Urban students learn the art of debate

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When most young people think about debate, they often have images of ponderous pontificating, not an exciting way to learn. (WLS)

When most young people think about debate, they often have images of ponderous pontificating and dogmatic discourse, not an exciting way to learn.

But we met some urban Chicago students who say debate has given them a new means of expressing themselves and brought them one step closer to achieving their dreams.

In a drill to improve articulation, students talk with pens in their mouths. These are members of the debate team at RTC Medical Prep, formerly Crane High, on the West Side. They are serious about the art of debate.

"To make sure what I'm saying, I can back it up with a lot of facts and different things, so I'm not just saying things based on my opinion," said Freshman Curtis Zion Abrams.

"Not only to be able to argue my point and let other people see my side, but hopefully convince other people that what I'm saying is reasonable," said Freshman Ezra Chavez.

The club is only three years old and already it is exposing these students to a whole new world and opening their minds to brand new ideas.

"I can see it in the cases my kids chose to argue," said Krsyzelda Mendoza. "It's a lot about race. It's a lot about their identity in this city as a young person here in Chicago or in society and it's really cool to see that they develop this through debate."

"Debate is really an accepting area to talk about culture, religion, all these different things under a certain umbrella they give you for the year," said Junior Ghania Imram.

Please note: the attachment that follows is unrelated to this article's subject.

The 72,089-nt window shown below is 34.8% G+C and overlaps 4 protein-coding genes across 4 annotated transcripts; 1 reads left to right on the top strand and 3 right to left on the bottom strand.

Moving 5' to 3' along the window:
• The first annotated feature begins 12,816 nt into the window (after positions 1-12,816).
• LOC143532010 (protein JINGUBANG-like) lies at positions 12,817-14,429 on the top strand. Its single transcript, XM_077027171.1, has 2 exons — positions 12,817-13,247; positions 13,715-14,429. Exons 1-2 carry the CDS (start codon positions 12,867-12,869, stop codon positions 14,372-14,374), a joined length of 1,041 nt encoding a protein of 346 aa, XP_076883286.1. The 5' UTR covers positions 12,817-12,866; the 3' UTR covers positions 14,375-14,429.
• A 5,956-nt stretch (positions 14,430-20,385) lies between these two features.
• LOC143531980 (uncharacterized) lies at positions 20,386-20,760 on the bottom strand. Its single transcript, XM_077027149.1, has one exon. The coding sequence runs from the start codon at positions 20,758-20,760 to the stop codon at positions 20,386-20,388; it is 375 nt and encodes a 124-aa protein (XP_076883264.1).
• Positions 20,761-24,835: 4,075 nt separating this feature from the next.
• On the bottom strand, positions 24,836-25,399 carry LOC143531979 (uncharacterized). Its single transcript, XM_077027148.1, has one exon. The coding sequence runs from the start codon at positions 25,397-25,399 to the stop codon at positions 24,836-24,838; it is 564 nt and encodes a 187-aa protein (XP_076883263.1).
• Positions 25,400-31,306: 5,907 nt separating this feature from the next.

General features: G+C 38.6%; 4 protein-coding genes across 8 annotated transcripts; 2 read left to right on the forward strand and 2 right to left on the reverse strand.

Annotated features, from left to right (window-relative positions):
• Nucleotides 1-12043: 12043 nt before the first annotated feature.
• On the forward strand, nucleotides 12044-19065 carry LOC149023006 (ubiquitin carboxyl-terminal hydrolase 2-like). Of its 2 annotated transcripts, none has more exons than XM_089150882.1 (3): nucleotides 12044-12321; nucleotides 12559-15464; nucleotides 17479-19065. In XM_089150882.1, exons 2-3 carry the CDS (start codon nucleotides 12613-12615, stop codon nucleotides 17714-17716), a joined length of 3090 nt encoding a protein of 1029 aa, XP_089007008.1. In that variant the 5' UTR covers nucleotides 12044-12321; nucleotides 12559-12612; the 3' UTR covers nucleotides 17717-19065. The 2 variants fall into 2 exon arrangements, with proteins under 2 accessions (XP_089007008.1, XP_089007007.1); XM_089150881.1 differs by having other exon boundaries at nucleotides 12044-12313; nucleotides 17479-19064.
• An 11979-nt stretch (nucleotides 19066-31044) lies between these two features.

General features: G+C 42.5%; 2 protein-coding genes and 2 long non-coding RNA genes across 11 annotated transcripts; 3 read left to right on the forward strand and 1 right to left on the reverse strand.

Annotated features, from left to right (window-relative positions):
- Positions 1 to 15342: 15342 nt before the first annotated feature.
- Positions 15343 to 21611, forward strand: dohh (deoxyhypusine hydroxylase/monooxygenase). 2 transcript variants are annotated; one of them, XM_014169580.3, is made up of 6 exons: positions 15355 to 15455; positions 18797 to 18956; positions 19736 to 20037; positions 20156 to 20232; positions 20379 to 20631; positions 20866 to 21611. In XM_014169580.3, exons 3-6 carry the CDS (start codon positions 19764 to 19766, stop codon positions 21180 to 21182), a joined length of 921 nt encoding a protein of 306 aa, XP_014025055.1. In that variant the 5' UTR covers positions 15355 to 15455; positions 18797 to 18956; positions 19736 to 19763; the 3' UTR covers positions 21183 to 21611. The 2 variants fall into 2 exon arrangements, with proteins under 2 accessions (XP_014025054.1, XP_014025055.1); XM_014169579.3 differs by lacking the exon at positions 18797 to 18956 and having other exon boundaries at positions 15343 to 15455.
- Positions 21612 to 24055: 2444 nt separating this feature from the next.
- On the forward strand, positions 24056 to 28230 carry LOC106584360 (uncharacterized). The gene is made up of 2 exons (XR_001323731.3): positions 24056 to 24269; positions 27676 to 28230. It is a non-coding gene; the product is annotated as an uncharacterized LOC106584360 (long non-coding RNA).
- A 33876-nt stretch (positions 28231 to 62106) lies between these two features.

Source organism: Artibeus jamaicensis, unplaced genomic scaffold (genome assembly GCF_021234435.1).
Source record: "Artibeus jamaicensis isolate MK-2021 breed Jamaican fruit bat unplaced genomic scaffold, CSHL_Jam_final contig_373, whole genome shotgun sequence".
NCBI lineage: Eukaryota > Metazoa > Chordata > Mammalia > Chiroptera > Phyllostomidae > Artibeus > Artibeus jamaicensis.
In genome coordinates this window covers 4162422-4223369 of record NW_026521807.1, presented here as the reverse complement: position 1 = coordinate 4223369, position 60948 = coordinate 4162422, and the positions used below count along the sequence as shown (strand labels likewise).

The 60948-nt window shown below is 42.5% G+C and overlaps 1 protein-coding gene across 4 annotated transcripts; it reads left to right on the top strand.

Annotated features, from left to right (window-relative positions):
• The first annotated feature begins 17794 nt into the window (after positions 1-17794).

"I was like, 'Wow I should be a good lawyer one day' because I was really making my point and my opponents were really perplexed," said Gabby Rose, a freshman.

Now this West side team is hoping to take it to the next level. They are working hard to attend the prestigious debate camp at Dartmouth University with young high school debaters from all over the country.

"The neighborhoods that some of my students come from there's not a lot of hope," Mendoza said. "And being able to send some of these students and them getting to say 'I belong at this type of school,' just gives them that motivation to go to college."

So far they've raised about half of the needed money with all kinds of campus fundraisers and a GoFundMe page, knowing the experience could change their lives.

"If I can get my students to college using debate as a platform, that's something that you cannot take away," said Mendoza.

In the three years this team has been together, Mendoza has sent members to camps at Northwestern, the University of Michigan and then Dartmouth last year.

All those who attended said it truly changed their lives.
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